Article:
October 09, 2008
|Credit Markets Remain Frozen||Economy|
With all of the extraordinary steps that have been taken, you might expect the credit market would be easing. But you'd be wrong. It's getting worse. Bloomberg:
The cost of borrowing in dollars for three months in London soared to the highest level this year as coordinated interest-rate reductions worldwide failed to revive lending among banks for any longer than a day.
Attempts by policy makers to restore confidence to money markets are being stymied by almost daily crises among financial institutions. Iceland's government took over the nation's biggest lender today to keep the country's banking system working. American International Group Inc., the insurer taken over by the U.S. government, may need $37.8 billion of extra funds, the Federal Reserve Bank of New York said yesterday.
"To see little or no reaction in the fixings is very disappointing and reinforces the fact that Libor is broken and the transmission mechanism from central banks isn't working," said Barry Moran, a currency trader in Dublin at Bank of Ireland, the country's second-biggest bank. "Things are still very stressed and we don't know what's going to fix it."
The London interbank offered rate, or Libor, for three-month loans rose to 4.75 percent today, the highest level since Dec. 28. The Libor-OIS spread, a measure of cash scarcity, widened to a record. The overnight rate fell to 5.09 percent, still 359 basis points more than the Fed's 1.5 percent target rate. [...]
"I don't see a wave of liquidity coming into the market," said Alessandro Tentori, an interest-rate strategist in London at BNP Paribas SA. "People are still holding on to their cash because there's still a great deal of uncertainty out there." [...]
The Libor-OIS spread, the difference between the three-month dollar Libor and the overnight indexed swap rate, climbed 23 basis points to an all-time high of 348 basis points. The average was 8 basis points in the 12 months to July 31, 2007, before the credit squeeze began. The difference between what banks and the Treasury pay to borrow money for three months, the so-called TED spread, widened 5 basis points to 410 basis points, the most since Bloomberg records began.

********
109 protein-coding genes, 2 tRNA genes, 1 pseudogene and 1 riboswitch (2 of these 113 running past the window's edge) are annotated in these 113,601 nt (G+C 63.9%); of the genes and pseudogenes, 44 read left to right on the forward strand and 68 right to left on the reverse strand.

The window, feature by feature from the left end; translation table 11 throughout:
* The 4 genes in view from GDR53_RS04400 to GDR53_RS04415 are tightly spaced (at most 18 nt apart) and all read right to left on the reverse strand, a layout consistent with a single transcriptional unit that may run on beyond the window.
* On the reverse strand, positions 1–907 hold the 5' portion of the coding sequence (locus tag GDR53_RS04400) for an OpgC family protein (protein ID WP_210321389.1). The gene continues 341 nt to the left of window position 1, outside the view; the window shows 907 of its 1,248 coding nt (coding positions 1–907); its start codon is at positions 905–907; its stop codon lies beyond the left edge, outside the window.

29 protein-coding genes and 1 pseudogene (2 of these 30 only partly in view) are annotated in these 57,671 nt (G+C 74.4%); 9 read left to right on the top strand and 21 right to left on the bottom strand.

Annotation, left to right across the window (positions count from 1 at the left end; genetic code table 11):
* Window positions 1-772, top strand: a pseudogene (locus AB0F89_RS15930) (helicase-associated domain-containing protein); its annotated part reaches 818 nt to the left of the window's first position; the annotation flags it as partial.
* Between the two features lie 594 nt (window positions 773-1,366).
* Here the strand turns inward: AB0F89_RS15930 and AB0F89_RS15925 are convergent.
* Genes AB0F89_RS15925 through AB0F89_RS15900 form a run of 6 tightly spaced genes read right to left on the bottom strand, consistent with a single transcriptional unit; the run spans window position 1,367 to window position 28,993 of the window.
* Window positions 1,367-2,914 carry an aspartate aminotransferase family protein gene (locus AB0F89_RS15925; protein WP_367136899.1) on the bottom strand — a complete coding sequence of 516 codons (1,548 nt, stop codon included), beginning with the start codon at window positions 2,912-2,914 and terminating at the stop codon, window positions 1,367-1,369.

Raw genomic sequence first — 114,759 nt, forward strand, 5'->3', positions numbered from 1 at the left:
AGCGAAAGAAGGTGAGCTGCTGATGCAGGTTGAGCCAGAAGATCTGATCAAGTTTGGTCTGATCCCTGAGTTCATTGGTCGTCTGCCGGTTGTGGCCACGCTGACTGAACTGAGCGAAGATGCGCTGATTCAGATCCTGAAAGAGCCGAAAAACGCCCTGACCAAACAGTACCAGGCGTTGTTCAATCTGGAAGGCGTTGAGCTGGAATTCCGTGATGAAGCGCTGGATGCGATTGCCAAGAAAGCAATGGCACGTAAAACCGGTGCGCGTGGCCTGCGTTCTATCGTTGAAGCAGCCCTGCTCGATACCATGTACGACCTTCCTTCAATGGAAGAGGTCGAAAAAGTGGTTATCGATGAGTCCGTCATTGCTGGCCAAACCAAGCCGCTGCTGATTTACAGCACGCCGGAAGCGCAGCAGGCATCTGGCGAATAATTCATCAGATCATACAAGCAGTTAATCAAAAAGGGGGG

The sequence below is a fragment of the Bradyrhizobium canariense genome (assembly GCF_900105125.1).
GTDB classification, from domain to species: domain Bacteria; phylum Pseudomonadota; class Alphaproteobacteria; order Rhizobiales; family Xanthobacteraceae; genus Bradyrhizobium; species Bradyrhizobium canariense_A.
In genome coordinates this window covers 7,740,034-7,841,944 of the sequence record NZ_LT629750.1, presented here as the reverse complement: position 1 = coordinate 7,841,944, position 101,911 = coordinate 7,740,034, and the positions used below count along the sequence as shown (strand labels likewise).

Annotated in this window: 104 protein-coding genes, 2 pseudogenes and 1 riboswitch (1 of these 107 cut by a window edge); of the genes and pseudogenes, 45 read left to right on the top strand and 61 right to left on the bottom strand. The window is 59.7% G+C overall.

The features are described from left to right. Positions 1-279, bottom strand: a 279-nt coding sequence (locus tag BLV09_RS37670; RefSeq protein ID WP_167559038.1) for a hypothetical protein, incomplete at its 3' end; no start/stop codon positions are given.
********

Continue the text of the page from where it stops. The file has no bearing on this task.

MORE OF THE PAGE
"Libor spreads are still wide, which suggest offshore banks are not willing to take more risks lending to other banks," said Cezar Bayonito, a liquidity trader at Allied Banking Corp. in the Philippines. "Interest-rate cuts will be of little help in the near term because the issue is trust, not rates."
It certainly seems that the problem in the credit markets is just what Nouriel Roubini has been saying all along: nobody knows which apples are the good apples and which are the bad apples. That is, nobody knows which banks or companies are next to fail. So nobody wants to lend to anybody. The underlying problem is a lack of transparency. That, and the fact that it's impossible to give meaningful valuations to many of the trillions of dollars in derivatives that are out there (since there's no market where they're traded) so it's impossible to separate fact from fiction on many companies' balance sheets. The bottom line: nobody knows who to trust. As Roubini has been saying, there needs to be a program of triage, where the good apples are saved and the bad apples are shut down. Only then will people begin to trust counterparties enough to loan them money. My guess is that the crisis will have to get worse, though, before governments have the nerve to undertake something so radical.